Or it’s more common name … Salmon Fishing. With the mullet on the board for the year, the clock is now ticking for the salmon. During a 3 hour session on the Lune yesterday evening I had 3 hours (un-disturbed by fishy activity) to ponder about the viability of salmon fishing and the state of the 3 principle rivers I fish, namely the Eden, Lune and Ribble. From talking to other club members, other anglers and reading internet forums and the fishing press it’s pretty clear that certainly all west coast rivers in England and Wales (Scotland’s west coast fisheries has been long blighted by fish farming activity and that’s another tale) are in a slump in terms of salmon and sea trout returning, a slump that’s currently running at 3 or 4 years and things don’t seem to be getting better.
The causes I’m sure we will never get to the bottom of, but my guess is combination of netting, over fishing at sea, greedy “anglers” killing any salmon from fresh run sea liced to tartan coloured monsters, cormorant, goosander, otter predation of juveniles etc etc. It sure isn’t pollution anymore that’s for sure.
I love my salmon fishing and although my technique can hardly be described as classic I love my Spey casting and swinging flies but the whole idea of the game is catching and there comes a point where you ask yourself “I’m paying a hell of a lot of money to do this – am I getting back in terms of fishing experience, value for money?”.
Discounting the number of fish (or lack of) in front of you, In terms of the water fished – Yes I’m getting value for money the 3 rivers I fish have excellent fly water, are pristine and in areas of stunning natural beauty, there aren’t hundreds of other members flogging the same water and everyone is genuinely pleasant and a good craic. The trout fishing on the Ribble and the Eden is very good, with some excellent winter grayling fun thrown in for free. It could just do with a few more salmon.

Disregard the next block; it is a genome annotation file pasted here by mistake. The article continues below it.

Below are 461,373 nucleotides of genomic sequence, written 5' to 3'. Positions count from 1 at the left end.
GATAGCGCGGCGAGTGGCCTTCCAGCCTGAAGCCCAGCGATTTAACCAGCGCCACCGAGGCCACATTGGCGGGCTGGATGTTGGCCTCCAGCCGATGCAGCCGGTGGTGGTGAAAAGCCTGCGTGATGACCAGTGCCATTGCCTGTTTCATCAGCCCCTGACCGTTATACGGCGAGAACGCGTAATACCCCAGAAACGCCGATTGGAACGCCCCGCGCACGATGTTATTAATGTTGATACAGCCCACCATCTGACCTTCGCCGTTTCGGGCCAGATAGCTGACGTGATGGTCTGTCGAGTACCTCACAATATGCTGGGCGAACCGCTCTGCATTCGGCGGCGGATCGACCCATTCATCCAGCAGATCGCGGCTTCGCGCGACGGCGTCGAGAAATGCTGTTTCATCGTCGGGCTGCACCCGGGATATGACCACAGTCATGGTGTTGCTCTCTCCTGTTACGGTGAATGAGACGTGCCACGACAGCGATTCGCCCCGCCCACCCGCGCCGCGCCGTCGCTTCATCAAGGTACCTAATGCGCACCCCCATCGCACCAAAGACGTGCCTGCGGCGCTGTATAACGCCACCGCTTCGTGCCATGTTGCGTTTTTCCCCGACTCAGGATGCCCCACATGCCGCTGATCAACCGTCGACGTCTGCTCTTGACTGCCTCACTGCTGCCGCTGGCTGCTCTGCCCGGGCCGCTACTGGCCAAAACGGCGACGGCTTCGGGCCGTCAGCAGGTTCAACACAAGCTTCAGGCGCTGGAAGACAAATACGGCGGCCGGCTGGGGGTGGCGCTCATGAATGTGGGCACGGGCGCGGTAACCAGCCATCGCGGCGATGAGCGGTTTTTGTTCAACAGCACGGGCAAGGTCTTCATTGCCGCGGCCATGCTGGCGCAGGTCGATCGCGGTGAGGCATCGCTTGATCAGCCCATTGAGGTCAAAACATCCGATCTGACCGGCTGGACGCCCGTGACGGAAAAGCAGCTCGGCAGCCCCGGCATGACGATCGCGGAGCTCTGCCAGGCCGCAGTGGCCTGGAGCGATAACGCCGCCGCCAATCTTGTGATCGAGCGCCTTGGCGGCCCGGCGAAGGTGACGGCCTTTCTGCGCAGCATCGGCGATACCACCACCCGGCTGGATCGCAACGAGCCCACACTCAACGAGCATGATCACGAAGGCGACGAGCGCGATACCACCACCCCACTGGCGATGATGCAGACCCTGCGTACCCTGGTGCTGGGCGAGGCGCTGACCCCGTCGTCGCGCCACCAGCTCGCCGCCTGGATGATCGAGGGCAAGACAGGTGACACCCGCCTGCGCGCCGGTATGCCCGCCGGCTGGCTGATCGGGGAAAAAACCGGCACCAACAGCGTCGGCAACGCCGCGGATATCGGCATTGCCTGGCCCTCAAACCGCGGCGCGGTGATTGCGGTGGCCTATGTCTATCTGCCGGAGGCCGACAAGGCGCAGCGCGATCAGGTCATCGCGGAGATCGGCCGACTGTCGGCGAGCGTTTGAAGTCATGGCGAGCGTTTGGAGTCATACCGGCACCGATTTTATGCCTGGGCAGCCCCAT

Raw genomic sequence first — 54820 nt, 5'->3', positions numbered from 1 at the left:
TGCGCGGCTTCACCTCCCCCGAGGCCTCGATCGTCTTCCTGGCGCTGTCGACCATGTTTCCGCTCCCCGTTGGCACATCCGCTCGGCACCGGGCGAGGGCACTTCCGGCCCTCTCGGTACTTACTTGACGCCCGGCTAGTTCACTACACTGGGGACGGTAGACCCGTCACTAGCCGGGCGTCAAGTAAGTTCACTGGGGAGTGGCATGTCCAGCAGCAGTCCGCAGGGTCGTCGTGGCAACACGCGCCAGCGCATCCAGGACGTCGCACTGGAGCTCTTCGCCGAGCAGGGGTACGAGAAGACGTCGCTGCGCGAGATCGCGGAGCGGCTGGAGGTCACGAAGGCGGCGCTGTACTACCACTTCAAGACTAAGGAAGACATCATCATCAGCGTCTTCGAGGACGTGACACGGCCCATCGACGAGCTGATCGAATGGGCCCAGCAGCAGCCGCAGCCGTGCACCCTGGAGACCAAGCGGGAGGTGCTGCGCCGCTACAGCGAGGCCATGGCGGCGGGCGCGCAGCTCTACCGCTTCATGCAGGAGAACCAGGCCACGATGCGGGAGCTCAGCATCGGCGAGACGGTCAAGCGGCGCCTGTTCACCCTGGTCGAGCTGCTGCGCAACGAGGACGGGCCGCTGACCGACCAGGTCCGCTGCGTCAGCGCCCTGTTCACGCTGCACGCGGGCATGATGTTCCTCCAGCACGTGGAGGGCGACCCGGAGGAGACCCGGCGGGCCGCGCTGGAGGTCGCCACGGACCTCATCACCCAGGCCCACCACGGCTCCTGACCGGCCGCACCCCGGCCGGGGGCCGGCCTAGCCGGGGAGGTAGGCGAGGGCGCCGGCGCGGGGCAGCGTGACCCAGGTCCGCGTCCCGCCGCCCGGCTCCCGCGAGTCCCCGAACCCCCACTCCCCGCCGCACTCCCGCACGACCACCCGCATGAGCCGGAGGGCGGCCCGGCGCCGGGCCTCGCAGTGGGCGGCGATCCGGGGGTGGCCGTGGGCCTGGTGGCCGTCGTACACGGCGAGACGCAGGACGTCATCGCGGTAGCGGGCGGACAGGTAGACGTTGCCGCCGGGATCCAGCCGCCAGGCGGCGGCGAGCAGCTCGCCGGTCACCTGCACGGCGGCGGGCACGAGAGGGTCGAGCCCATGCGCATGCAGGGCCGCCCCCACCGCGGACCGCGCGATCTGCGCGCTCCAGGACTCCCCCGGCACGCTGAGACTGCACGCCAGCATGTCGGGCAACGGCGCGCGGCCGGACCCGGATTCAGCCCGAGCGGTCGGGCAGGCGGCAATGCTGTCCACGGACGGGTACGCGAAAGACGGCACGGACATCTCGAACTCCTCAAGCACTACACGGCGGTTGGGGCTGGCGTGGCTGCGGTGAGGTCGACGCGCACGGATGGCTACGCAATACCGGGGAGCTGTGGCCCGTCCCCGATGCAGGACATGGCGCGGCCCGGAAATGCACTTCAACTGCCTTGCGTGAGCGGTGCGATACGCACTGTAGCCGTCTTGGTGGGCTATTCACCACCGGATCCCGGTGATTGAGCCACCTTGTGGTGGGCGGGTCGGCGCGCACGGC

If you are going blank, you may as well blank on fantastic fly water. A evening on the Lune
It’s not just a case of sulking because I’m not catching – it seems that no-one is ..
In my coarse fishing specimen hunting days, big bream were always associated with lots of blanks – day after day of sitting around waiting for that one bite which could be a double. Blanks were worn as a badge of honour but you always had the crumb of comfort that somewhere in the lake the fish were there, in salmon fishing these days that’s not the case.
But I still go and flog the water with the hope of silver, this year five full day sessions and twelve evenings have yielded one lost fish.
I’ve provisionally given myself another five years to really give the systems chance to recover, I truly hope they do, if not I’ll have to revaluate as to whether I continue or not, it’s not the cost or the blanks really but the reality that I could be spending my time chasing fish that are actually there.
I’m thinking this winter of going Skagit on the pike in the Ribble, there are some absolute beasts in there and I’ll get to swing the fly after them, maybe this will be the future of spey casting for me.
Rant over and I’m looking forward to a trip to the Eden on Sunday after Salmon!